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The Frozen Sea

Books to the ceiling, books to the sky, my pile of books is a mile high. How I love them! How I need them! I'll have a long beard by the time I read them!

Station Eleven by Emily St. John Mandel

Enthralling, disturbing, and pretty relatable, I had a hard time putting this book down.

Set about 20 years after an epidemic has wiped nearly all of humanity from the planet, Kirsten and her travelling symphony wander what used to be the mid-west of the United States, putting on Shakespearean plays and classical concerts for the small groups of people they encounter on the way.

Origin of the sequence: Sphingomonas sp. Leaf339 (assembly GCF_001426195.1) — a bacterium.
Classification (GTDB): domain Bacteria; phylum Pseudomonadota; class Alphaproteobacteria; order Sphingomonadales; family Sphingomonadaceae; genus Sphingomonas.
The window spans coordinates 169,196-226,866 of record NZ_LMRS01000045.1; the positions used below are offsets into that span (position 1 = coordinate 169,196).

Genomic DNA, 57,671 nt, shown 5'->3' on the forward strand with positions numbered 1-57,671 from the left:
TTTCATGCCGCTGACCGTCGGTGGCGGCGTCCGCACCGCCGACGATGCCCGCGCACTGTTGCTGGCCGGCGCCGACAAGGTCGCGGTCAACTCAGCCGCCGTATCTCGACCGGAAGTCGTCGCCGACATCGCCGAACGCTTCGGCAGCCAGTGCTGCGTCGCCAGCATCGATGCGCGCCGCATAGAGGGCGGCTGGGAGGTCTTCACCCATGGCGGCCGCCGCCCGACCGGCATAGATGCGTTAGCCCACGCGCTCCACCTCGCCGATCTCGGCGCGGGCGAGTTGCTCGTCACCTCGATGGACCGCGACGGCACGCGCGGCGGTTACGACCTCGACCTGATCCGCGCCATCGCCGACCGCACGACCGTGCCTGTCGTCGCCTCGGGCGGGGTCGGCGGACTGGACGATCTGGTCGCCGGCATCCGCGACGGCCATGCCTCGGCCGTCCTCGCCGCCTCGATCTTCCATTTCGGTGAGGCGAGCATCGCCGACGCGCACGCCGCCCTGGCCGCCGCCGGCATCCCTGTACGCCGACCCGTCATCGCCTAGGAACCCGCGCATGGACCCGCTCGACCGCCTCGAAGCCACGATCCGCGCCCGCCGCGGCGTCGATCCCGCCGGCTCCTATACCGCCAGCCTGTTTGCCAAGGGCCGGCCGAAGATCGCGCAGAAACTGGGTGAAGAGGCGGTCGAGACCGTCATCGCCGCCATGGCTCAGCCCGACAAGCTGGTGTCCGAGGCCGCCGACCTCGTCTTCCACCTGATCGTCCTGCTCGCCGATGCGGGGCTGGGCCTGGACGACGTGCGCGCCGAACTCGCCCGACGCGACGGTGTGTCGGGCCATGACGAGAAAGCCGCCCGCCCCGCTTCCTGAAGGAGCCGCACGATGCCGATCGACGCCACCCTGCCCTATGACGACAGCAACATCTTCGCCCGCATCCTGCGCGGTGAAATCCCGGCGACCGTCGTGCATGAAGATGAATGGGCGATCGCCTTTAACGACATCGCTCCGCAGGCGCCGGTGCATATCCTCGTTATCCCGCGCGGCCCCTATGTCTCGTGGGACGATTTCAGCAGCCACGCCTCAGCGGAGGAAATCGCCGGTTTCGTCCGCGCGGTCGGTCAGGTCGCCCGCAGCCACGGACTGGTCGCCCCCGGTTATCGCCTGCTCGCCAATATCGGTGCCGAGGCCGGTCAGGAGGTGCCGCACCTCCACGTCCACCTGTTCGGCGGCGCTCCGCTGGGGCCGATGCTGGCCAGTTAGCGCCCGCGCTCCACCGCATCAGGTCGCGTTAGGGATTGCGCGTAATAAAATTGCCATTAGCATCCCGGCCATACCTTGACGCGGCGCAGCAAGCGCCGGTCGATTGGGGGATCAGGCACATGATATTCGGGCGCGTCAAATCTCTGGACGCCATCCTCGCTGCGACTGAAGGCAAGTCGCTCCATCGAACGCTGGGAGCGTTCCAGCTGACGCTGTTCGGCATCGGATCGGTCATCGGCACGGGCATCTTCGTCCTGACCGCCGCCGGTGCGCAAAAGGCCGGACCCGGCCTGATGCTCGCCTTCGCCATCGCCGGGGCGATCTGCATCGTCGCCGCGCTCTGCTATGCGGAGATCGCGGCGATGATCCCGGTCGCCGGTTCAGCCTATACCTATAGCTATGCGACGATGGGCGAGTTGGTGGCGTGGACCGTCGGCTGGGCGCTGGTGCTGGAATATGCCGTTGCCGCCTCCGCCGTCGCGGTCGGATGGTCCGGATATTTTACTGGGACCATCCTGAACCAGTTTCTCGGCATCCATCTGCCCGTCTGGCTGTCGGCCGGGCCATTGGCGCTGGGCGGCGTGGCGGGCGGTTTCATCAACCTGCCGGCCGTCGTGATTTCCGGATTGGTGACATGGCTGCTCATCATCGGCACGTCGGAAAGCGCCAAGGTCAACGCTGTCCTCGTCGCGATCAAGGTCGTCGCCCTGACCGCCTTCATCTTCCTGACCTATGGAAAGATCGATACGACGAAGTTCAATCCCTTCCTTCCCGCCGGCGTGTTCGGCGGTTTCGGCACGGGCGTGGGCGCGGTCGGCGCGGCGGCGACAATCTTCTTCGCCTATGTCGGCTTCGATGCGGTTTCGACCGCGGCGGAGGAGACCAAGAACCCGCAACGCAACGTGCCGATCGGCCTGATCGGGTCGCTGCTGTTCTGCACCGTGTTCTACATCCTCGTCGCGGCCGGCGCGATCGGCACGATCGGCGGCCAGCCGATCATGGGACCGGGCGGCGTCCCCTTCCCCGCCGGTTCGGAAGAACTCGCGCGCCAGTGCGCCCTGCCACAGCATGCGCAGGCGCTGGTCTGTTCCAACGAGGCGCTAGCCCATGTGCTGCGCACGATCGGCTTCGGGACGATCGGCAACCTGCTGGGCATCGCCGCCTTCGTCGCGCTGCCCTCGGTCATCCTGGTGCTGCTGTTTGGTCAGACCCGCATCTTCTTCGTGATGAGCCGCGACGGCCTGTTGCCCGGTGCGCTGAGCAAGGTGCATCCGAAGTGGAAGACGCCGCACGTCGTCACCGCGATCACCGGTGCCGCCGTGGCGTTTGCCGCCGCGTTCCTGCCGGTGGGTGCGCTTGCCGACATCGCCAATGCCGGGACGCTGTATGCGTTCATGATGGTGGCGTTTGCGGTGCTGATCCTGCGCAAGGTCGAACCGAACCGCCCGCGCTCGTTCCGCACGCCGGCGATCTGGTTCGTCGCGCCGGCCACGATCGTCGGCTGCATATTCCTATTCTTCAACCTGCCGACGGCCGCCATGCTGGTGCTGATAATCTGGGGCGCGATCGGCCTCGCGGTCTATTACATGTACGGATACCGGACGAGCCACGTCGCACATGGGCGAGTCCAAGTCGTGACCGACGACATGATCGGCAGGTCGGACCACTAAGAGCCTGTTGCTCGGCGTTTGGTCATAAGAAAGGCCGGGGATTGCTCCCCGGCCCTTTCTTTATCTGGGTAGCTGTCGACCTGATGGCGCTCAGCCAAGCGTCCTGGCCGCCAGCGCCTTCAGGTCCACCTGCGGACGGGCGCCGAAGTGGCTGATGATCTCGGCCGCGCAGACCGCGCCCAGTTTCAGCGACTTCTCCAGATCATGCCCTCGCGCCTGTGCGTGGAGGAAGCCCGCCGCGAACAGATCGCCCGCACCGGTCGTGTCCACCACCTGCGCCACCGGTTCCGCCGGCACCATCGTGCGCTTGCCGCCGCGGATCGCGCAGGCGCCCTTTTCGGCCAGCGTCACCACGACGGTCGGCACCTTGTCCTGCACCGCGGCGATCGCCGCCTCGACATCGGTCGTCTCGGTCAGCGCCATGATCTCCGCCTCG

The book goes back and forth between the final few weeks of civilisation and the present, connecting characters from the past with those in the present through a comic book beloved by the main character. I found the people in this book really relatable, their fear palpable, and their actions justifiable. I have to admit that I didn't see the twist until about two-thirds of the way into the novel but it really makes an odd kind of sense.

I also rather enjoyed the tiny splash of hope at the end. What's a dystopian novel if it doesn't end with a little bit of hope for a better future?